The Balkan Wars broke out on October 18, 1912. They were the prelude to a long, six-year war that lasted with small interruptions until 1918. Macedonia was one of the main theaters of war.

In his book Heroes and Assassins, the American writer Stoyan Christowe describes a bizarre detail at the beginning of the two Balkan Wars: Todor Lazarov, a Macedonian from Bulgaria who believed that his homeland would finally be free after the fall of the Ottoman Empire, shot himself with joy. Little did he know that in 1912 the Balkan allies had secretly partitioned Macedonia before they declared war on Turkey. This incident is perhaps a good illustration of the sick political minds of Macedonians in 1912.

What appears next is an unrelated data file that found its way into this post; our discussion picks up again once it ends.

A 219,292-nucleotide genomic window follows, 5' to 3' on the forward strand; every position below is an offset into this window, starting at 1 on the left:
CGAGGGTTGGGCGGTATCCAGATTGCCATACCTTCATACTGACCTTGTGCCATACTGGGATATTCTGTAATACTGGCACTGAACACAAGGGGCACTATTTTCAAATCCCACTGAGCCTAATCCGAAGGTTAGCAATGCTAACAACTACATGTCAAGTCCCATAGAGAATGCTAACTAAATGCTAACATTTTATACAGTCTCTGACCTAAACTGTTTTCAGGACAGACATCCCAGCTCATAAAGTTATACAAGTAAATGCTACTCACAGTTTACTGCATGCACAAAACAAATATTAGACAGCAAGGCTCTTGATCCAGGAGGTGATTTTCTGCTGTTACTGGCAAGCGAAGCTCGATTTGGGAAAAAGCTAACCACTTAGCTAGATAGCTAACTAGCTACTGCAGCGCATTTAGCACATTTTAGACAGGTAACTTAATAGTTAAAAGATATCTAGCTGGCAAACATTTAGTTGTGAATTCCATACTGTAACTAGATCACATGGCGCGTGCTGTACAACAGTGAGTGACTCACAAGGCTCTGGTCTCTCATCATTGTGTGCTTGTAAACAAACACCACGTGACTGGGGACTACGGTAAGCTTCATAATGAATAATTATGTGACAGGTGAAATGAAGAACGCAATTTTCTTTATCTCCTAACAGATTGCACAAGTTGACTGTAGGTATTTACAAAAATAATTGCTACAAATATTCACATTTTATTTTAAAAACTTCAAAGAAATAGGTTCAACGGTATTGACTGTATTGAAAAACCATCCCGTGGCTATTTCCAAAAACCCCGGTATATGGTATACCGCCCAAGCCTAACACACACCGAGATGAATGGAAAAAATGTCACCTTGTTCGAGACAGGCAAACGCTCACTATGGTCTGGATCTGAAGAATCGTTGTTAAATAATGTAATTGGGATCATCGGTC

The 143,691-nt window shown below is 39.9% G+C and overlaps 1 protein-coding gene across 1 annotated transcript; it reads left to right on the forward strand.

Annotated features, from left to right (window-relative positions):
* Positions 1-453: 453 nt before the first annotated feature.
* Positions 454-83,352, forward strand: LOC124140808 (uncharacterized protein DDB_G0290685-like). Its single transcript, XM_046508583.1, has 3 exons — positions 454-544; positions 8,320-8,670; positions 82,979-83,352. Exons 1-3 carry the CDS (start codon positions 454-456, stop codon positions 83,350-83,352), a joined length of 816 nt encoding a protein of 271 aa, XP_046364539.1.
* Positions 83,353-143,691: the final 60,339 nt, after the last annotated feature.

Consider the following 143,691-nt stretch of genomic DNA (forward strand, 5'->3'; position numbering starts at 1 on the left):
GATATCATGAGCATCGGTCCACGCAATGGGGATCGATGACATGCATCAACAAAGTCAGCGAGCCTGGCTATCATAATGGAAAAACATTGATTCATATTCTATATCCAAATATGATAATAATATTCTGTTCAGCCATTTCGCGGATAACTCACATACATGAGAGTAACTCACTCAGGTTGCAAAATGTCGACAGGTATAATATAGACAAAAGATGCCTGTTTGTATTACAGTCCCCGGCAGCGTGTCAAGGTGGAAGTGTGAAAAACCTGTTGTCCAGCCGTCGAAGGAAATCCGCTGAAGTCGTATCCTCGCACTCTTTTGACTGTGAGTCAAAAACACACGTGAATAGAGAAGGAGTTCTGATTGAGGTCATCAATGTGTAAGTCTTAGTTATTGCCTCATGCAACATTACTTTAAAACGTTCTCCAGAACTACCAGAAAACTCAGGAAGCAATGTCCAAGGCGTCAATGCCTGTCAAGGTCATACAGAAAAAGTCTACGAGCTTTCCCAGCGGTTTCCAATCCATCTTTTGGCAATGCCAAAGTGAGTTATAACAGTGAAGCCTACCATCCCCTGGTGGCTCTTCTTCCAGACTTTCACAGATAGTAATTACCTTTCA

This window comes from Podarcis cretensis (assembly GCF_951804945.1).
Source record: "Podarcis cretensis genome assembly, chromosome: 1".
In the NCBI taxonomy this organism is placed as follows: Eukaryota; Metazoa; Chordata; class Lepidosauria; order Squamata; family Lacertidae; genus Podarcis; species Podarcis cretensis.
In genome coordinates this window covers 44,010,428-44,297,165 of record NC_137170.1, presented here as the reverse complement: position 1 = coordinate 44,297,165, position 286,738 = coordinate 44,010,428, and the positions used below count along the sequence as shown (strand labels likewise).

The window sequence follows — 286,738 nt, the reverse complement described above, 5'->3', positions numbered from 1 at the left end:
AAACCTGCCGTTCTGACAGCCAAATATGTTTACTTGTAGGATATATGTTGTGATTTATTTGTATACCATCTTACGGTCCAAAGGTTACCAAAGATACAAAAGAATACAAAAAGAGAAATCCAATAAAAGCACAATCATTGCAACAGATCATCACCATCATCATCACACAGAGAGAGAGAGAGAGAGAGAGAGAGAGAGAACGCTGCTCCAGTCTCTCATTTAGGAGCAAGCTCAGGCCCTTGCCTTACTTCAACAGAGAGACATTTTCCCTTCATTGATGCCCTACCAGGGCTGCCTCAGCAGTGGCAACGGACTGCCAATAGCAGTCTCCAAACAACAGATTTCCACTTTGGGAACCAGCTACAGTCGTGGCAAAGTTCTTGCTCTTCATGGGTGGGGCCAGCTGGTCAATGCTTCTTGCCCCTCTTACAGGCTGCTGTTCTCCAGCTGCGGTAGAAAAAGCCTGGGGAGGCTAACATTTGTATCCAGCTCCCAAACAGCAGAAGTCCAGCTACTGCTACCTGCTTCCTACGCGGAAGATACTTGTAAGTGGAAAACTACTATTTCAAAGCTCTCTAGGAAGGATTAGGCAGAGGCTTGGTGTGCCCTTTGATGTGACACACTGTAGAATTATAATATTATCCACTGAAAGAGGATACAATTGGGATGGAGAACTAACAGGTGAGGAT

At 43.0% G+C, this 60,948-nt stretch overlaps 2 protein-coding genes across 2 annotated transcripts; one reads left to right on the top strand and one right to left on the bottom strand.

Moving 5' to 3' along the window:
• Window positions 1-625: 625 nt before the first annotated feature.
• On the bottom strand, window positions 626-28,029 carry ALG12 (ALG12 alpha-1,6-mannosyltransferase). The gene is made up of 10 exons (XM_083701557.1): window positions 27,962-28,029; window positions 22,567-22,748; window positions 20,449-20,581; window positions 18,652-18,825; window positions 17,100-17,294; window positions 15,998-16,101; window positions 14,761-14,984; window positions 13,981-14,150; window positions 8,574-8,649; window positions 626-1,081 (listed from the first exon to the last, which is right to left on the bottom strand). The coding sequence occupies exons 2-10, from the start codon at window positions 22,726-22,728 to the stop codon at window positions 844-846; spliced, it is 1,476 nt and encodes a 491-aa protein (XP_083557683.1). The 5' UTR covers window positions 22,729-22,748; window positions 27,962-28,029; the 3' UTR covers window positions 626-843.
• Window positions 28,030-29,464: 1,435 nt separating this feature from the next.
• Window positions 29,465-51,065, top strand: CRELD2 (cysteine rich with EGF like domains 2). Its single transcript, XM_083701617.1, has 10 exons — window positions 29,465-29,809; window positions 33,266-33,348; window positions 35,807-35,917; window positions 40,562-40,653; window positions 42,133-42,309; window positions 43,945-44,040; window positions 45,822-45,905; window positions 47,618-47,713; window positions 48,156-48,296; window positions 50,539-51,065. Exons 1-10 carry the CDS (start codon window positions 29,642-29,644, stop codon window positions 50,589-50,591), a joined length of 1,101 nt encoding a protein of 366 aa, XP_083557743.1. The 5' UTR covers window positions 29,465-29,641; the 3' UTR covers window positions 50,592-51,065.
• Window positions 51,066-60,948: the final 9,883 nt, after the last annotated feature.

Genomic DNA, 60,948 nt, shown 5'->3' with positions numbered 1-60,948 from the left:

After several centuries of rule, the Ottoman Empire collapsed in just a month and a half. It had ruled Macedonia for 517 years.

The signing of a peace treaty between the Balkan Alliance and the Ottoman Empire in London (May 30, 1913) was only a short break on the way to a new armed conflict, but now between Bulgaria and the other two members of the alliance. This war began on June 29, 1913. The Macedonian people suddenly found themselves in a sandwich. According to data from the Carnegie Commission, which only covers the Aegean part of Macedonia, around 170 villages and 16,000 houses were destroyed by the Greek army. The cities of Voden, Njeguš, Strumica, Kukuš and Dojran were badly damaged. Under the pressure exerted by the Greek terror, over 100,000 “Slav Macedonians” left the country.